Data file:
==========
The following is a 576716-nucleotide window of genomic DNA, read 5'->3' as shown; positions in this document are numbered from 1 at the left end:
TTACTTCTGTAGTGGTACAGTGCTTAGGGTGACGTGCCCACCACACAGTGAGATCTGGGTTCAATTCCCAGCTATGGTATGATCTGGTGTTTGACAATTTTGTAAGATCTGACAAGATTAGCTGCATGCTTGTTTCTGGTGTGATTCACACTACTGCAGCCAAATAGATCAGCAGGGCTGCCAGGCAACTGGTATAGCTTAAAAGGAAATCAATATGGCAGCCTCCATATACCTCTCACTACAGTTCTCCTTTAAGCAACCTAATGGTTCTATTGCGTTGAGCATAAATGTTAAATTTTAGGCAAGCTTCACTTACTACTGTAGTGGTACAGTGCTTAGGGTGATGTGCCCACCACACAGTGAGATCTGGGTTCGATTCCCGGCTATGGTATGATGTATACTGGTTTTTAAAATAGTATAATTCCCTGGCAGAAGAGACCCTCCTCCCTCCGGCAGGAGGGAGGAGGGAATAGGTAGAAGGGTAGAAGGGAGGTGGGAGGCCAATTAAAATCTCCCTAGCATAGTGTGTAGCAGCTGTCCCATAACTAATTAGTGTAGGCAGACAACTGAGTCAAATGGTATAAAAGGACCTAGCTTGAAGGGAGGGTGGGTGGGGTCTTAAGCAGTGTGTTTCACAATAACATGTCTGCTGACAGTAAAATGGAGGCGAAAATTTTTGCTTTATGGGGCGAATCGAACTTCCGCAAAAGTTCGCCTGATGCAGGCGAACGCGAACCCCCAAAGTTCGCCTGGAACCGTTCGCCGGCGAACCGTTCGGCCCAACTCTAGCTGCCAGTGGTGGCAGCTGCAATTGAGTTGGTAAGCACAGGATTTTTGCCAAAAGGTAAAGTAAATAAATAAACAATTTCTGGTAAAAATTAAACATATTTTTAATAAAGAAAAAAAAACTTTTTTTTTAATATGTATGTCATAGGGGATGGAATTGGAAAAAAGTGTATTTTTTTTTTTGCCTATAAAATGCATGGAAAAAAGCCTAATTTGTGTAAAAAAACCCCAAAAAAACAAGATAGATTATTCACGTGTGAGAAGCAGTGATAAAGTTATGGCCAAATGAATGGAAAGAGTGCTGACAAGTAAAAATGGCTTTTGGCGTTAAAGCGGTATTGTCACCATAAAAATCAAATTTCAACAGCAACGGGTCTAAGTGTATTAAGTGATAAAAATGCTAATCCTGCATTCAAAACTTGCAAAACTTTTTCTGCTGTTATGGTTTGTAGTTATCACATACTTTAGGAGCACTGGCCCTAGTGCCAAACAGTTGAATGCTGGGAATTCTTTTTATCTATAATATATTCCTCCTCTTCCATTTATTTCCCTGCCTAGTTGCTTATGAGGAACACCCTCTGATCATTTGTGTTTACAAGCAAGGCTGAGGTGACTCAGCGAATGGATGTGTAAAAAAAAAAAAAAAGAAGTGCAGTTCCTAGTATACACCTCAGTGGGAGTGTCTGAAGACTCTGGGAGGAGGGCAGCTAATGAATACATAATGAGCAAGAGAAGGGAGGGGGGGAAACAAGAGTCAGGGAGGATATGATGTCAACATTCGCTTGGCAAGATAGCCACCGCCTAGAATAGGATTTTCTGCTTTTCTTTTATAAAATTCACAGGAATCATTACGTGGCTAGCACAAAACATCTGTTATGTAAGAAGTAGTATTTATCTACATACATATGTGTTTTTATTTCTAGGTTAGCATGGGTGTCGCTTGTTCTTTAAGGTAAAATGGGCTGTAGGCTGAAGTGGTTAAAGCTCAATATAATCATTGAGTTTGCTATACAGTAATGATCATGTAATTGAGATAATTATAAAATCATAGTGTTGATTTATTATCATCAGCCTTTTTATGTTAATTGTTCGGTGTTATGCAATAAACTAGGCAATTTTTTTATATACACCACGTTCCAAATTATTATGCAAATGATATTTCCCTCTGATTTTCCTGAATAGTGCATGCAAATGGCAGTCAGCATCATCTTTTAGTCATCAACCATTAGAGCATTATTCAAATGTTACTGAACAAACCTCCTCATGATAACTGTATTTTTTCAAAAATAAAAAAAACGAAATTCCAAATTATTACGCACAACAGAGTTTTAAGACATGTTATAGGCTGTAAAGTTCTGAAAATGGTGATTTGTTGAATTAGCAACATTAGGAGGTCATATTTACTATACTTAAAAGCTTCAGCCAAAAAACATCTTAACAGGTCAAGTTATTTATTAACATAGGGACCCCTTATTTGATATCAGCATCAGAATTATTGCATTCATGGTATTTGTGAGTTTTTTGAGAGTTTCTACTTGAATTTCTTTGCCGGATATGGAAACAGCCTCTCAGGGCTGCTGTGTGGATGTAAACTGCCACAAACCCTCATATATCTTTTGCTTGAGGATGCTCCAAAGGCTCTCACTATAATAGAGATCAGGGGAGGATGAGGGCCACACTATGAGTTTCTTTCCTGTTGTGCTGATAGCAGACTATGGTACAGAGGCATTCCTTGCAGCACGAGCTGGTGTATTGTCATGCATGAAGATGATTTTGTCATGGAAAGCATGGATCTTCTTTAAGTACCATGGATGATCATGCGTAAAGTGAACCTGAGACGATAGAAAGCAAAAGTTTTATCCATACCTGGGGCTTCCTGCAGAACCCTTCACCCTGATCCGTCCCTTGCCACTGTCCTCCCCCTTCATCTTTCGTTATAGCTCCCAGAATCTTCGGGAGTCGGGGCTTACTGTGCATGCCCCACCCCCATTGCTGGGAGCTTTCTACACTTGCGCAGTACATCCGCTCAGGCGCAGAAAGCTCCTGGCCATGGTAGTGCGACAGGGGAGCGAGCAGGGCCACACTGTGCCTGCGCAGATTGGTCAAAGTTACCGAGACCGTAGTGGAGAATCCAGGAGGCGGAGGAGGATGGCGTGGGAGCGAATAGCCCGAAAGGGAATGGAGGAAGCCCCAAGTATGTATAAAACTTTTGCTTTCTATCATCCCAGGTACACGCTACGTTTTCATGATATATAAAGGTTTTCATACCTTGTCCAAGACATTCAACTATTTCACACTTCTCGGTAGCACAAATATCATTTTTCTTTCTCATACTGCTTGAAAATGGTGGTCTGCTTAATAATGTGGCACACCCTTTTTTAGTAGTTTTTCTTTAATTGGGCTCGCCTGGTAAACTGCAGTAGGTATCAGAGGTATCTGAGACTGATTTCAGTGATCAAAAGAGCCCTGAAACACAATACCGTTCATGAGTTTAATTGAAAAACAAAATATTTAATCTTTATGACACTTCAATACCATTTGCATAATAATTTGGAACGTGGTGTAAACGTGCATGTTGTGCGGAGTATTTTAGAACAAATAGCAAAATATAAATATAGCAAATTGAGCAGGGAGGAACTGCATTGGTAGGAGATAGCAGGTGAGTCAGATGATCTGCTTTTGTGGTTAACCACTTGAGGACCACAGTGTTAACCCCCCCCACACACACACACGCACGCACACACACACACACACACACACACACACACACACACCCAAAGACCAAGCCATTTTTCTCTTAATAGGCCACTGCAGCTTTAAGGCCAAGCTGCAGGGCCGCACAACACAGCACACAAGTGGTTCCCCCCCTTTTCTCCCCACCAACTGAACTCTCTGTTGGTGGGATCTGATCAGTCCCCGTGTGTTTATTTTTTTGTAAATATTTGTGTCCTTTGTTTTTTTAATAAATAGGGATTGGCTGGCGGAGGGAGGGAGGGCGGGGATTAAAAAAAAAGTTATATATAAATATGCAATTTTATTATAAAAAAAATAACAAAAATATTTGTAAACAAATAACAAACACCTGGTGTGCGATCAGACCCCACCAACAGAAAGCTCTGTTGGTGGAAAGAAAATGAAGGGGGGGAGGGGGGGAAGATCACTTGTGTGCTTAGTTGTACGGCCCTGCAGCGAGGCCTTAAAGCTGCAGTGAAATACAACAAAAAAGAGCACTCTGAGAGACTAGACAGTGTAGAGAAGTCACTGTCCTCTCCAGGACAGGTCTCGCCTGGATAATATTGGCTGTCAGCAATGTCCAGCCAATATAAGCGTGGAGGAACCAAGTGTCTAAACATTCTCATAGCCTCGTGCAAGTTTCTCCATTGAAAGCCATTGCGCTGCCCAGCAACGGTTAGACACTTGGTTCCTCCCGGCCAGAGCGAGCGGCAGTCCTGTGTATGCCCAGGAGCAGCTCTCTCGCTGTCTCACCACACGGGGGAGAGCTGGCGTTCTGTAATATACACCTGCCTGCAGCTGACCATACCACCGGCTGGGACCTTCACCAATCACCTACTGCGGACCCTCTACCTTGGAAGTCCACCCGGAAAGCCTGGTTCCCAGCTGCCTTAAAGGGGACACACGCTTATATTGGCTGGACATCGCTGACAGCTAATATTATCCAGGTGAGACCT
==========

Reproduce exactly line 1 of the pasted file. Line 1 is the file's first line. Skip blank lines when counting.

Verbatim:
The following is a 576716-nucleotide window of genomic DNA, read 5'->3' as shown; positions in this document are numbered from 1 at the left end: